- The Washington Times - Monday, May 30, 2005

BERLIN — Conservative leader Angela Merkel, 50, won her party’s nomination yesterday to challenge Chancellor Gerhard Schroeder in a fall general election that is widely expected to make her Germany’s first female head of government.

The Protestant physicist from the formerly communist east promised to tackle the country’s surging unemployment, weak growth and high debt with a radical program of curbing workers’ rights, revamping the tax system and scaling back bureaucracy.

She was unanimously chosen by a joint meeting of the leadership of Germany’s two conservative parties, the Christian Democrats (CDU) and their smaller Bavarian sister party, the Christian Social Union.

Smiling amid prolonged and thunderous applause from supporters at her party headquarters in Berlin, Mrs. Merkel told reporters that her election manifesto would spell out an “Agenda of Work” to give hope to the country’s 5 million unemployed.

“Germany isn’t doing well enough. We want it to do better. This isn’t about parties or careers, or being male or female. It’s about serving Germany. I want to serve Germany, ” said Mrs. Merkel, who unlike Mr. Schroeder supported the U.S-led Iraq war.

She also reiterated her opposition to Turkey becoming a full member of the European Union. Sunday’s decision by French voters to reject the proposed EU Constitution partly reflected a justified fear by Europeans that their borders were becoming less clearly defined, she said.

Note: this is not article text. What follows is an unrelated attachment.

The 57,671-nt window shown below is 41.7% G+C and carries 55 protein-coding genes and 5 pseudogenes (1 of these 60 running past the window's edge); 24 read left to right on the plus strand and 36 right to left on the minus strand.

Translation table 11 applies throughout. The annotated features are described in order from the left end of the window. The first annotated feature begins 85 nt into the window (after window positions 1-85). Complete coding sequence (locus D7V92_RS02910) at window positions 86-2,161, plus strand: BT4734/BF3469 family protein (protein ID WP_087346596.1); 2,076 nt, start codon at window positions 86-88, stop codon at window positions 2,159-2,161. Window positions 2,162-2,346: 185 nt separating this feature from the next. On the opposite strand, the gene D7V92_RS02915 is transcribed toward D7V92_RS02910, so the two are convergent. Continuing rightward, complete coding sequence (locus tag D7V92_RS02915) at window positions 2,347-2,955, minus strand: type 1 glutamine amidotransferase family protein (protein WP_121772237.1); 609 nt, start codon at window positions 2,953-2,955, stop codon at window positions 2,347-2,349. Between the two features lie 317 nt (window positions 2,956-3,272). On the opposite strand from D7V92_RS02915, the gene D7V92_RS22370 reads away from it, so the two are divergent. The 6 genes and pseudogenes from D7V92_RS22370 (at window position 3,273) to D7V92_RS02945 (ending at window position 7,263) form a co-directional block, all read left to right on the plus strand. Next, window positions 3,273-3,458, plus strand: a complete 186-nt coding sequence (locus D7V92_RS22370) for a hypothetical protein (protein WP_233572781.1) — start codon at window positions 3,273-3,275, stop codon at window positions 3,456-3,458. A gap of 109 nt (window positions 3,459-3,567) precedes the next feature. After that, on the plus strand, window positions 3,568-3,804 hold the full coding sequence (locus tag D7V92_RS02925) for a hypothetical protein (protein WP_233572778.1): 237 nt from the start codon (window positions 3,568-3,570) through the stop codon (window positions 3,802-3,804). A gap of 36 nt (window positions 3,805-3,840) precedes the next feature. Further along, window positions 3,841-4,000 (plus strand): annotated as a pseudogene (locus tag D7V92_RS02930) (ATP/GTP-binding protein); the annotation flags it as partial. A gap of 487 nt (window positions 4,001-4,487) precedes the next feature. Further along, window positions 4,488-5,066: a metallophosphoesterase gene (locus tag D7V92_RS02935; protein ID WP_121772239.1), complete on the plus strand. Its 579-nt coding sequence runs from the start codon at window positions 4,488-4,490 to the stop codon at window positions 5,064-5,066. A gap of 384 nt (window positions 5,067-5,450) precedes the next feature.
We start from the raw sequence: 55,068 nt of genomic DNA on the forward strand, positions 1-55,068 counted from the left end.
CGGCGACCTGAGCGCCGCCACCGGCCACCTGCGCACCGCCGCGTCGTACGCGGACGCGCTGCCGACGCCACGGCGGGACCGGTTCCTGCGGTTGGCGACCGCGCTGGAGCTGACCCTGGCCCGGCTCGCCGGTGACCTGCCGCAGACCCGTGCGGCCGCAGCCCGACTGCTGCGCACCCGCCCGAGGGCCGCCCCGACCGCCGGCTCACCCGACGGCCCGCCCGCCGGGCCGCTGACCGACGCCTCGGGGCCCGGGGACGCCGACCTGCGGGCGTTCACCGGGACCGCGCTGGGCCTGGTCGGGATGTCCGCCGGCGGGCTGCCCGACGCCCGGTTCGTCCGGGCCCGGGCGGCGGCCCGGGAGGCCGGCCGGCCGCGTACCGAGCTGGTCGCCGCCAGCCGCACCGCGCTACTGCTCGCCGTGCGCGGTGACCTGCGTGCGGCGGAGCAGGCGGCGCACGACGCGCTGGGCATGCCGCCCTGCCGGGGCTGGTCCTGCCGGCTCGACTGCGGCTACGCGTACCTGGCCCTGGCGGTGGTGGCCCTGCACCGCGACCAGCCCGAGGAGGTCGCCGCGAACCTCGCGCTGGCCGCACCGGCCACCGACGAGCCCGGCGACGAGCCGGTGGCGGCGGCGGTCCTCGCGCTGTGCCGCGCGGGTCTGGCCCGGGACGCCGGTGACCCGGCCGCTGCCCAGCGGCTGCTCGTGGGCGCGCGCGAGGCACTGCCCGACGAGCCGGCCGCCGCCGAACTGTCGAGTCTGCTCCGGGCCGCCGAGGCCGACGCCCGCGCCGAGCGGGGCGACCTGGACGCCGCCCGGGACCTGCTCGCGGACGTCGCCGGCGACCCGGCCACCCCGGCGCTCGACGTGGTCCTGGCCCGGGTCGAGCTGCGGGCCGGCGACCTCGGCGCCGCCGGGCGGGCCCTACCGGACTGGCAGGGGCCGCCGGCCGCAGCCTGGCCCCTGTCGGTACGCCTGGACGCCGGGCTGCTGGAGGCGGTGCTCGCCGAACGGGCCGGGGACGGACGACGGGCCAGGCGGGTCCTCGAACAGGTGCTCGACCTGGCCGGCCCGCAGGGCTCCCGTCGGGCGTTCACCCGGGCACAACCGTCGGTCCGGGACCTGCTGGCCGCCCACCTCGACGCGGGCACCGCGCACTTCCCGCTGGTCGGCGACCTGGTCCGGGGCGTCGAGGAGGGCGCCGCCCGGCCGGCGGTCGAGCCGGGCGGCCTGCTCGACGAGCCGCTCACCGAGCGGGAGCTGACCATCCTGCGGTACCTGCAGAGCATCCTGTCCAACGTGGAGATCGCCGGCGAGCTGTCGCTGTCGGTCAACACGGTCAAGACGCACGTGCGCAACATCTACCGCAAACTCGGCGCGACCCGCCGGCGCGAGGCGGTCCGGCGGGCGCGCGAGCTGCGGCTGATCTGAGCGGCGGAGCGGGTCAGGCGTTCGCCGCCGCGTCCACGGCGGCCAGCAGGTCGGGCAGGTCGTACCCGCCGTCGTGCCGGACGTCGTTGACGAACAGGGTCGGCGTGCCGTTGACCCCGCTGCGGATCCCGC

Most opinion polls put support for the conservatives at 47 percent, 18 points ahead of Mr. Schroeder’s Social Democrats. In the history of German elections since World War II, no party has recovered from such a large deficit in just a few months. The election is expected in September or October.

Mr. Schroeder announced on May 22 he would seek to hold a general election this fall, a year earlier than scheduled, after his party lost a state election in its last major stronghold, the state of North Rhine-Westphalia.

It was the most damaging of nine state election defeats for his center-left party, which has suffered a drastic loss of support because of its unpopular “Agenda 2010” program of welfare cuts and labor market reforms.

Mr. Schroeder’s move to call an early election, ostensibly to win a stronger mandate for further reforms, is seen as a desperate move to avert an open rebellion against his policies by left-wingers in his party, which would have wiped out his slender parliamentary majority of three.

Mrs. Merkel, who has frequently been compared to Margaret Thatcher, lacks the charisma of the former British prime minister, but her reform agenda is more radical than the measures undertaken by Mr. Schroeder over the past two years.

“Labor needs growth and growth needs freedom,” Mrs. Merkel said. “If we understand freedom and competition are the levers of people’s chances in life, we’ll end up creating more solidarity and justice.”

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